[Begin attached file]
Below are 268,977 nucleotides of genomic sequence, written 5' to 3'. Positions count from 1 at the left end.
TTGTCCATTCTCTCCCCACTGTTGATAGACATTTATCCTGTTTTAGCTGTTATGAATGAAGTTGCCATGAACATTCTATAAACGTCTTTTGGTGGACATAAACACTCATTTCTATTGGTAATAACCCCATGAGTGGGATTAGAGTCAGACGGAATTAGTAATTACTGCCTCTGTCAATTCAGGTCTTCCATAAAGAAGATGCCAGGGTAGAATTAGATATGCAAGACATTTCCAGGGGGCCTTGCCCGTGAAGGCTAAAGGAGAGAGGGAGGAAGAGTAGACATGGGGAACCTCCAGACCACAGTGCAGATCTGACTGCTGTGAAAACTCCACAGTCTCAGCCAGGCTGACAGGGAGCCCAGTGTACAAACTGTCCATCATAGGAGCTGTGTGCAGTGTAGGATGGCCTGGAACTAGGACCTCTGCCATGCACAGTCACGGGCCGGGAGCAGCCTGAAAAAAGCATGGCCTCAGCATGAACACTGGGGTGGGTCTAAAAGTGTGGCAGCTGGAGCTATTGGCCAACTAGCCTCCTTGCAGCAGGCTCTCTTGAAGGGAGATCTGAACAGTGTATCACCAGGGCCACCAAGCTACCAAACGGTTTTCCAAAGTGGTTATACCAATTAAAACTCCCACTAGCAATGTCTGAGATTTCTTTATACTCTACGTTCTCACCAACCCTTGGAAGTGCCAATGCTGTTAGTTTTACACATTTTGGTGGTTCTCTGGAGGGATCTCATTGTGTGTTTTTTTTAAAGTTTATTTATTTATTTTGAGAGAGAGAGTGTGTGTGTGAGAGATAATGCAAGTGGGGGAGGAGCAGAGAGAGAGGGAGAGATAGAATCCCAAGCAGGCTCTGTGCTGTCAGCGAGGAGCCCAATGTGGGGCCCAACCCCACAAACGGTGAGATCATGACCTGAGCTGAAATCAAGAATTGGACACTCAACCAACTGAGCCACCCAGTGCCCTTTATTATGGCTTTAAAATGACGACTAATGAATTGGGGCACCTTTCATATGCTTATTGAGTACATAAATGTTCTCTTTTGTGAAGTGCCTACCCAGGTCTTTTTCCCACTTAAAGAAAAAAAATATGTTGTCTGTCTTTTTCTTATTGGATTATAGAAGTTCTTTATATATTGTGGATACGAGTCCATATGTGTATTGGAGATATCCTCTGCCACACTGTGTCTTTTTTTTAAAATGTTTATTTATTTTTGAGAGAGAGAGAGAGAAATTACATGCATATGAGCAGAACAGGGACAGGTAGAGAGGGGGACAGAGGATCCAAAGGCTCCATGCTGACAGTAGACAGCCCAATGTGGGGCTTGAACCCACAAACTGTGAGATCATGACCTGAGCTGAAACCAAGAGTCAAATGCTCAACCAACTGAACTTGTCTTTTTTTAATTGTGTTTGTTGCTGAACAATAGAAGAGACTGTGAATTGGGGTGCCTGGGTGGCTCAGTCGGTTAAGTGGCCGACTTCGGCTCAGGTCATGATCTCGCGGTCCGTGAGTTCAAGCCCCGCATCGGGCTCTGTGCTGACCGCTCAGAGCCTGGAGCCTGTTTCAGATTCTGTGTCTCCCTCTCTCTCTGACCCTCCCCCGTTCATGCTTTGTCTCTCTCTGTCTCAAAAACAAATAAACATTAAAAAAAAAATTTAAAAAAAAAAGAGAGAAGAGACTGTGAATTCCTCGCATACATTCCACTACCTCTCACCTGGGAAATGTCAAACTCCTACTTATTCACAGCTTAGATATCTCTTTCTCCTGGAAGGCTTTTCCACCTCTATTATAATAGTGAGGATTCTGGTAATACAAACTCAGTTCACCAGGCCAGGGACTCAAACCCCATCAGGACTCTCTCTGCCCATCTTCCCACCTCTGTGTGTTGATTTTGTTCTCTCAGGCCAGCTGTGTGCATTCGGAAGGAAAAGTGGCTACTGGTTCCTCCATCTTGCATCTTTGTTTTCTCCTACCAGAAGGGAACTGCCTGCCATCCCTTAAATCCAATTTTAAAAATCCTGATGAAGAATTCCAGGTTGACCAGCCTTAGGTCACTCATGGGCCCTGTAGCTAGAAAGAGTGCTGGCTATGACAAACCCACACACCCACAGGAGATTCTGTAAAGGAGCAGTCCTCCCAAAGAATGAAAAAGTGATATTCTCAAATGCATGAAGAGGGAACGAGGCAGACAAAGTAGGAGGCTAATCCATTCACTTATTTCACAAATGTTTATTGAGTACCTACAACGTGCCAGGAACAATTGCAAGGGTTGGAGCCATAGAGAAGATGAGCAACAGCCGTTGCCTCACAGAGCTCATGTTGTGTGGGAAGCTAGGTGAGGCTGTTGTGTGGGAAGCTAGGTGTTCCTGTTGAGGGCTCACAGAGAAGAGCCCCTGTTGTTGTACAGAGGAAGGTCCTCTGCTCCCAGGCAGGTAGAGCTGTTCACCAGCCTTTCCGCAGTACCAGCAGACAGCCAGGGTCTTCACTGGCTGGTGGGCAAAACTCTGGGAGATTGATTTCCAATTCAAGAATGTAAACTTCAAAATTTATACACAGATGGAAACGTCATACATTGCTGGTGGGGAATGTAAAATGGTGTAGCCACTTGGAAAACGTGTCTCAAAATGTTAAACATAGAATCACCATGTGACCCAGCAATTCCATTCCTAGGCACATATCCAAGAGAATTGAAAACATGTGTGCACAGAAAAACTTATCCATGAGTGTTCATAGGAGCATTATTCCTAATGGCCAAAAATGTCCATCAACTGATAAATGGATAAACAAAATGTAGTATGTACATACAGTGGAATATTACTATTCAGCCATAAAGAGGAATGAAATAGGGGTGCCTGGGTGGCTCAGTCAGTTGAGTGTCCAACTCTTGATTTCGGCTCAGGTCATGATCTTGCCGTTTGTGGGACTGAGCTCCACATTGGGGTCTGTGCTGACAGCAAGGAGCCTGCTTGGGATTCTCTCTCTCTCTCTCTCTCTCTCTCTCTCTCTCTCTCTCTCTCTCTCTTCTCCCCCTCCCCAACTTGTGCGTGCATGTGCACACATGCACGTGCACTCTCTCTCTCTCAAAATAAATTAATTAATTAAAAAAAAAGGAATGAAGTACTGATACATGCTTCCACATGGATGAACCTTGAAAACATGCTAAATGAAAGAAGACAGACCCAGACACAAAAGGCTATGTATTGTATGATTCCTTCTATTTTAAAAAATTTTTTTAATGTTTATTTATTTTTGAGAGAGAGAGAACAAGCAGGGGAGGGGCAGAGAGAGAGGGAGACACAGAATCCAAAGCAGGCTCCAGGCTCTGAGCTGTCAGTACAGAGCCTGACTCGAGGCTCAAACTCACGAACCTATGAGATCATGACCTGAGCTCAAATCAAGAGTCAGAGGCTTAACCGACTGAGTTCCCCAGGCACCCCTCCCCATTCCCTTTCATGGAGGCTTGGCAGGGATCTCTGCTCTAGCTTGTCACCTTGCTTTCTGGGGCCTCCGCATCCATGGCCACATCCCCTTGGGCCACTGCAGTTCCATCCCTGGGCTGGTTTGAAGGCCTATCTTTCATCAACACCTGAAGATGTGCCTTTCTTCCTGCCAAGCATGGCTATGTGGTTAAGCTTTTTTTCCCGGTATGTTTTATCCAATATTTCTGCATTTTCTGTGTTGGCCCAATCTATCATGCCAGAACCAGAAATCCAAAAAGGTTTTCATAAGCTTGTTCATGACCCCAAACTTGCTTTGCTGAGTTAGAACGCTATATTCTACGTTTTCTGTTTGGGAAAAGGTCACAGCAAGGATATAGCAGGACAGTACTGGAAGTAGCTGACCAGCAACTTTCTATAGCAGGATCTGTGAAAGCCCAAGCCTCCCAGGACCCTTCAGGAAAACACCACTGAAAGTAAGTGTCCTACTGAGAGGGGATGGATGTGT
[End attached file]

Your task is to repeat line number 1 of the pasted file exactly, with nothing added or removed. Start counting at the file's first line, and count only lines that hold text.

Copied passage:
Below are 268,977 nucleotides of genomic sequence, written 5' to 3'. Positions count from 1 at the left end.